Category Archives: Daniel Kerr

Do I Have a Choice?

So when I was a kid I didn’t have much choice in what I learned in school. I remember clearly as a whole class having to read the same books and to write about the same things, and having to do the same math worksheets, and having to research the same topics in Social Studies, and even having to do the exact same science experiments. I remember never being able to choose my own partner and I absolutely remember being forced to play the clarinet in 6th grade when all I wanted to do was to play the drums! I also remember not being very interested in any of it. 

As far as I can remember I had no personal connection or choice in anything that I was learning when I was a kid, and I always felt like I was being forced to learn things that I had no desire to learn. Thank goodness for recess and sports and after school activities where I could finally get a little control back in my life. There was however, this one amazing year when I was in 5th grade, and I had a teacher (Ms. Lumsden) who let us all choose our own just right books to read, and who allowed us to write about topics that were important and meaningful to us, and to research anything we wanted in our current events unit, and she even let us design our own science experiment to share with the class…and I could choose my own partner if I wanted! That was easily the best year of my school life, and the year where I actually remember the book that I read, and the experiment that I designed, and the essay that I wrote about baseball…funny enough, It’s also the teacher who I connected with the most, and the one who I felt truly knew me as a young person…man I loved Ms. Lumsden and I loved 5th grade!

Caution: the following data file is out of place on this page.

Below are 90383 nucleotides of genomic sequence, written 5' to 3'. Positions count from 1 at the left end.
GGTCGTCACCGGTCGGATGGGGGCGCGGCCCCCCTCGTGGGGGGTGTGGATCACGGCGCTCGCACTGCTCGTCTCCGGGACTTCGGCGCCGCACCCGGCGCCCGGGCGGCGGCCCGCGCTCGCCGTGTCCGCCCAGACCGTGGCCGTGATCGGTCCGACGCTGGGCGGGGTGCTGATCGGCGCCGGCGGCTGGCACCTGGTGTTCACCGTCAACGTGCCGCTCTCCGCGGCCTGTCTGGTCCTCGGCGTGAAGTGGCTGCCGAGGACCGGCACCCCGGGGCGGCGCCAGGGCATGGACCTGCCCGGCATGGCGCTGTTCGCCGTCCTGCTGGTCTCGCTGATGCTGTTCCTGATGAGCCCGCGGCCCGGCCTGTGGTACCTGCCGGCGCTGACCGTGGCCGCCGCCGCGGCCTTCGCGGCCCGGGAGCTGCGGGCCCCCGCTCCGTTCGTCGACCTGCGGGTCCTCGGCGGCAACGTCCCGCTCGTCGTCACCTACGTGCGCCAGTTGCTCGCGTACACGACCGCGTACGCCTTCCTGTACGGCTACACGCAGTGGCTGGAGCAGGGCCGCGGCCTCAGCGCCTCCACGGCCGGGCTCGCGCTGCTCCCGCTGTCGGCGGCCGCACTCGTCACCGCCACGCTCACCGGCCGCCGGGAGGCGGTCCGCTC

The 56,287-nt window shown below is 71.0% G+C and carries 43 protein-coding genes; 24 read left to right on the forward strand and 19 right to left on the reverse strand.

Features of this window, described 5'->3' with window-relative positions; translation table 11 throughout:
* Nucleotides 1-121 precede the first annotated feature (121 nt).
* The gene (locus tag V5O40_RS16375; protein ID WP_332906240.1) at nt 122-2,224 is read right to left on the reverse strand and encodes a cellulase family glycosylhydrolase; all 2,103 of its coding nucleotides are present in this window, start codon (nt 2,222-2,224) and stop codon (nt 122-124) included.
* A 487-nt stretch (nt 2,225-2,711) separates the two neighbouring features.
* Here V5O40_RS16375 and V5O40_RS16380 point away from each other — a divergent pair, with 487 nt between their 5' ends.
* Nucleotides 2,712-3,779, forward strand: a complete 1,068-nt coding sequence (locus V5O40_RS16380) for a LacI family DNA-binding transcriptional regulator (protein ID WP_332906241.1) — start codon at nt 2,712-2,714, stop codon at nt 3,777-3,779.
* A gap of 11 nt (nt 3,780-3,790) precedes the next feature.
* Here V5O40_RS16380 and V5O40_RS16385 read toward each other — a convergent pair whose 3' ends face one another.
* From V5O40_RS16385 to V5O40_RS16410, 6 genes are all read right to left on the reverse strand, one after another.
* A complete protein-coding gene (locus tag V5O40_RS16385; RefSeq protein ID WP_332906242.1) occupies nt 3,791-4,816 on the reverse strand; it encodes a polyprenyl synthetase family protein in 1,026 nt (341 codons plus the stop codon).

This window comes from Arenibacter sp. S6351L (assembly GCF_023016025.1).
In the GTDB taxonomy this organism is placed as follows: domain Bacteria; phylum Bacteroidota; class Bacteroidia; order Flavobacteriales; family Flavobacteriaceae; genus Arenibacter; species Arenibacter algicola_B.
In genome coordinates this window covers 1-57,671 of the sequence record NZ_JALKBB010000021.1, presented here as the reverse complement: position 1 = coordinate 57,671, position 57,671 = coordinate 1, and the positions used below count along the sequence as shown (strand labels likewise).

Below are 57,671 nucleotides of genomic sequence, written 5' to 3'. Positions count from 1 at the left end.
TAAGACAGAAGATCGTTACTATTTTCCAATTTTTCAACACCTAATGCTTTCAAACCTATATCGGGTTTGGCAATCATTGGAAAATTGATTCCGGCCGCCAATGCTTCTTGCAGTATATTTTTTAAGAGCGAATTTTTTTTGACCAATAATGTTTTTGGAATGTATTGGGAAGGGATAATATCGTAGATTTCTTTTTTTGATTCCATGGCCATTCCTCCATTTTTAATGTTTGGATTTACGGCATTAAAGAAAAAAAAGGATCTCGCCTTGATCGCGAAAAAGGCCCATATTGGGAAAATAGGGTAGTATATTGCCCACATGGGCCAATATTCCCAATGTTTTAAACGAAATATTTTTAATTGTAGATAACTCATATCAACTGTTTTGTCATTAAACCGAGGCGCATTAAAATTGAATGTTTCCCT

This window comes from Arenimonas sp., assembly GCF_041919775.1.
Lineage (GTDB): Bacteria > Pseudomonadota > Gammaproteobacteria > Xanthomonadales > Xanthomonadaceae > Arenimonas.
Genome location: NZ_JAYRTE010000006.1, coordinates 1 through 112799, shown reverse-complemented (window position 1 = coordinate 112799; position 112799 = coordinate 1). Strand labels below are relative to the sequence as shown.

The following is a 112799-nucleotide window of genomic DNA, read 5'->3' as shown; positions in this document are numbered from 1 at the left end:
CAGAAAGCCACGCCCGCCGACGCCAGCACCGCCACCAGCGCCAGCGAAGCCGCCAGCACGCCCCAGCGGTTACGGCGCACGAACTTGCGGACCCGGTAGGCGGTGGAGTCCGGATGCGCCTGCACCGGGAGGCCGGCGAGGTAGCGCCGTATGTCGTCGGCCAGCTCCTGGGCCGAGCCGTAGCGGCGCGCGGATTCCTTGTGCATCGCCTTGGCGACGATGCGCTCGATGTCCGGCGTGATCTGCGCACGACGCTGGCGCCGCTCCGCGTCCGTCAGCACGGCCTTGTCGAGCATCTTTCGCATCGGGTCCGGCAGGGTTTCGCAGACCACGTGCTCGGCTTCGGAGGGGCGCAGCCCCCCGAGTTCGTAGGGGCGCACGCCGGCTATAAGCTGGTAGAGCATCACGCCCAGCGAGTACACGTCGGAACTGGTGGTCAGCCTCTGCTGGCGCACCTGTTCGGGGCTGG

Anyway, I’m writing about this because we have been working very hard as a school over the past couple of years to find ways to give our students more voice and choice in their learning, and lately I’ve been noticing it everywhere I look. I see it in our Math stations where kids get to choose which games they play, I see it in our literacy workshops with kids choosing their own just right books and writing about topics that deeply interest them, I see it in our Inspiration Projects where kids go after a passion that they are keen to research and present, and I see it in our science and maker-space programs where kids are given choice in the areas of environmental stewardship, school service, and creative design. In music, kids are able to choose the instruments that they want to play, and in PE students are often able to design their own activities. In Art kids are choosing what materials they use and how they want to represent their learning, and in French students are able to choose the roles that they play in their green screen skits, and they write their own scripts…student choice is literally everywhere!